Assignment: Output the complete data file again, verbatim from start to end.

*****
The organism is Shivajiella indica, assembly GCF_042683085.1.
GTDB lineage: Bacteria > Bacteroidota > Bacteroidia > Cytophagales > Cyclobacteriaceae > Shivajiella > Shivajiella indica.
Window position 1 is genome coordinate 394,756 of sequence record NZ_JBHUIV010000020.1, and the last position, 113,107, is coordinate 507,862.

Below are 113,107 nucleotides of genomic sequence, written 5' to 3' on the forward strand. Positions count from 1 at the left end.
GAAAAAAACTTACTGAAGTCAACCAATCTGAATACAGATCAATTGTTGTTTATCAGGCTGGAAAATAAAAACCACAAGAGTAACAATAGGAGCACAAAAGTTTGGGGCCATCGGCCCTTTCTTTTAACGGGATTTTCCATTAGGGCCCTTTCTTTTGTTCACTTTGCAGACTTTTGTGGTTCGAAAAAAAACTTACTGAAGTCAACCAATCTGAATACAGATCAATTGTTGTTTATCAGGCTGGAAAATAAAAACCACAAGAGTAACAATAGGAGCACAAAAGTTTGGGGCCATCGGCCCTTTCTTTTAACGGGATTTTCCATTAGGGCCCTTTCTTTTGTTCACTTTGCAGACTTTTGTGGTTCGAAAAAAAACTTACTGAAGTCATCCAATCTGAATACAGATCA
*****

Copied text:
The organism is Shivajiella indica, assembly GCF_042683085.1.
GTDB lineage: Bacteria > Bacteroidota > Bacteroidia > Cytophagales > Cyclobacteriaceae > Shivajiella > Shivajiella indica.
Window position 1 is genome coordinate 394,756 of sequence record NZ_JBHUIV010000020.1, and the last position, 113,107, is coordinate 507,862.

Below are 113,107 nucleotides of genomic sequence, written 5' to 3' on the forward strand. Positions count from 1 at the left end.
GAAAAAAACTTACTGAAGTCAACCAATCTGAATACAGATCAATTGTTGTTTATCAGGCTGGAAAATAAAAACCACAAGAGTAACAATAGGAGCACAAAAGTTTGGGGCCATCGGCCCTTTCTTTTAACGGGATTTTCCATTAGGGCCCTTTCTTTTGTTCACTTTGCAGACTTTTGTGGTTCGAAAAAAAACTTACTGAAGTCAACCAATCTGAATACAGATCAATTGTTGTTTATCAGGCTGGAAAATAAAAACCACAAGAGTAACAATAGGAGCACAAAAGTTTGGGGCCATCGGCCCTTTCTTTTAACGGGATTTTCCATTAGGGCCCTTTCTTTTGTTCACTTTGCAGACTTTTGTGGTTCGAAAAAAAACTTACTGAAGTCATCCAATCTGAATACAGATCA